[CentOS] ldap host attribute is ignored

Thu May 7 19:07:45 UTC 2015
Ulrich Hiller <hiller at mpia-hd.mpg.de>

Thanks a lot for looking over the config.

I am at the topic "user data is available"

id <username>
getent passwd
ldapsearch -x -b "ou=XXX,o=YYY"  uid=<username>

give the correct results
ldapsearch gives also the correct host attribute i have set in the ldap

Regarding the manpage of sssd.conf the lines
access_provider = ldap
ldap_access_order = host
ldap_user_authorized_host = host
should be correct.

login with the wrong password gives a denied login.
login with the correct password always works.

This is my sitution since the begin of my thread.

When i login from a "wrong" host which is different than the one in the
host attribute of the ldap, i expect a message like the one from my
opensuse boxes where it works:

opensuse: sshd[7926]:  pam_sss(sshd:account): Access denied for user
>username>: 6 (Permission denied)

But instead i get
centos: sshd[7929]: pam_unix(sshd:session): session opened for user
and i am in.

[ ssh'ing and login locally at the console give the same results ]

So, maybe it is a pam problem.

Comparing the pam.d of my opensuse boxes with my centos box i see
common-* files which are inluced, e.g. in the sshd file. They do not
exist in centos. Instead i have there the system-auth where the common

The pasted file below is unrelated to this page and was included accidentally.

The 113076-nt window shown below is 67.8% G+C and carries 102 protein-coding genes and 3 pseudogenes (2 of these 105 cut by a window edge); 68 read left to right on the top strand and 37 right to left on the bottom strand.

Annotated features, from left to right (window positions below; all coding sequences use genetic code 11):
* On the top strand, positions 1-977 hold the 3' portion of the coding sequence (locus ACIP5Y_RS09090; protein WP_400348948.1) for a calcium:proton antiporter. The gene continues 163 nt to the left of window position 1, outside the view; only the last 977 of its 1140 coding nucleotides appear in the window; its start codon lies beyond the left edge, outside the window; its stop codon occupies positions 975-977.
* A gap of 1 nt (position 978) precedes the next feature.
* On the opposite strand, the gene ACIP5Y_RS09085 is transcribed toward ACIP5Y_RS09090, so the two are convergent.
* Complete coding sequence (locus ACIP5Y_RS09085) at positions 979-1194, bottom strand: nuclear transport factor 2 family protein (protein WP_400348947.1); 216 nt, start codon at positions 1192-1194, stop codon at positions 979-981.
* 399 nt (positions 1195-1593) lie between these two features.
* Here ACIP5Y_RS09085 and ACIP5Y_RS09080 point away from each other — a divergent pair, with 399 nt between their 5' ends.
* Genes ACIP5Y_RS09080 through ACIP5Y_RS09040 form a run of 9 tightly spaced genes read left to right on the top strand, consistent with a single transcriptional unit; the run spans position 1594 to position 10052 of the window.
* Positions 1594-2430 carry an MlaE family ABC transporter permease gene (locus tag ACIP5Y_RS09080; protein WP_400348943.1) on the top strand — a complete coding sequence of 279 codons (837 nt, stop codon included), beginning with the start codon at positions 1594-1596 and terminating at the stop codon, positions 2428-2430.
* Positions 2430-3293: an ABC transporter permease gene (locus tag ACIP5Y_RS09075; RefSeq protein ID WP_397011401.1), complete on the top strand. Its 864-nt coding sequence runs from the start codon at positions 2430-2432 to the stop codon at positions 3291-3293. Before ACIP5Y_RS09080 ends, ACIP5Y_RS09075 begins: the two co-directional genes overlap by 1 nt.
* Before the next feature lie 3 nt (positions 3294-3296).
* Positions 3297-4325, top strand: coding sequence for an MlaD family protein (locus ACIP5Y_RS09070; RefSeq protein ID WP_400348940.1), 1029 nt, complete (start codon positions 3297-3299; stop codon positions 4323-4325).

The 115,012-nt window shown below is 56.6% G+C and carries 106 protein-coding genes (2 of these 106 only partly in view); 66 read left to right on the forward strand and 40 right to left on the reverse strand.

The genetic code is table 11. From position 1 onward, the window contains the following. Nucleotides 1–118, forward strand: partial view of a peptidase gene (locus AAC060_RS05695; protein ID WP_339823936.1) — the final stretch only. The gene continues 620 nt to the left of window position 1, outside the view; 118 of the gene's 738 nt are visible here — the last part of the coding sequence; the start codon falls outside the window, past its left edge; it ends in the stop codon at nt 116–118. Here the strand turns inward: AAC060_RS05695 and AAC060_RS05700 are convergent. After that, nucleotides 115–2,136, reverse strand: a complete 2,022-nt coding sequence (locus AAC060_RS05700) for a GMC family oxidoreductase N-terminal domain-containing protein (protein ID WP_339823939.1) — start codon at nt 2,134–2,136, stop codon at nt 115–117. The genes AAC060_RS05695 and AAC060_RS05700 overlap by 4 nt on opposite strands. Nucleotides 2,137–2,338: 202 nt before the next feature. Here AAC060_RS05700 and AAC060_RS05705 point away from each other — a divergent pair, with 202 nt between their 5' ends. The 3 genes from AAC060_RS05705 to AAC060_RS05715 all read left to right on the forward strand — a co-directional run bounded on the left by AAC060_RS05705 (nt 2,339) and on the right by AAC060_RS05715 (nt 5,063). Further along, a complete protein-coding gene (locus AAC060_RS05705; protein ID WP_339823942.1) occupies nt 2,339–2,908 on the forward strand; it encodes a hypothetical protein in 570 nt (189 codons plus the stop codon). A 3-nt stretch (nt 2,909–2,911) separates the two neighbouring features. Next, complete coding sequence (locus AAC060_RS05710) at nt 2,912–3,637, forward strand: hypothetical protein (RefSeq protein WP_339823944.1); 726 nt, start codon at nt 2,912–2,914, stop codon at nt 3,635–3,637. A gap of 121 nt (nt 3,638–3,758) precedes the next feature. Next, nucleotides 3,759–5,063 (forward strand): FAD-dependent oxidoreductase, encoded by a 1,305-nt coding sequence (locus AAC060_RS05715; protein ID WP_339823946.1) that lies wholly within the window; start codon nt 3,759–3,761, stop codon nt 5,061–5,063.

files should be combined. Fiddling around with the contence of my
opensuse commen-* in my centos box's system-auth i did not get further.

I have installed on centos:

Are you sure i do not need nss-pam-ldapd? Googling around i have read
something about a /etc/nslcd.conf which comes with this package. Is that

On my opensuse i have much more:

With kind regards and sorry for the stupid newbie's questions, ulrich

On 05/06/2015 07:02 PM, Gordon Messmer wrote:
> On 05/06/2015 07:24 AM, Ulrich Hiller wrote:
>> Now i have removed the 'ldap' from the /etc/nsswitch.conf. Now it looks
>> like this:
> Looks good.
>> My /etc/openldap/ldap.conf is this:
> OK, but that file isn't used for name service or authentication.  Mostly
> just the openldap tools (ldapsearch, ldapadd, ldapmodify).
>> The sssd.conf is this:
> ...
>> [nss]
>> filter_groups = root
>> filter_users = root
> nitpick: those are the defaults.  Probably don't need to set them.
>> [domain/default]
>> ldap_id_use_start_tls = True
>> ldap_tls_cacertdir = /etc/ssl/certs
>> ldap_tls_reqcert = never
> Not sure about that setting.  "allow" is probably what you want if
> you're using starttls.
>> access_provider = ldap
>> ldap_access_order = host
>> ldap_user_authorized_host = host
> ...
>> When i stop the sssd deamon, no login at all is possible.
> OK.  Remember that previously you had both sssd and ldap configured to
> provide user information.
> You'll want to watch the logs for more information.
> Start by determining whether the problem is in the name service or
> authentication step.  Use "id <user>" or "getent passwd <user>" to
> determine whether user information is available through sssd.  If it is
> not, then you probably want to start paring out settings that you added
> (assuming that you started with a file written by authconfig) until
> that's working.
> If user data is available, then start looking at your pam configuration.
>  It looks like you made some changes there, and not all of them make
> sense.  In the auth stack, you're calling pam_unix.so twice.  Remove the
> last one.  You've also marked pam_sss.so as required instead of
> sufficient, which is definitely wrong.  On success of a "sufficient"
> module, processing stops.  On success of a "required" module, processing
> will continue, and will reach pam_deny.so.  See the man page for
> pam.conf for more information.
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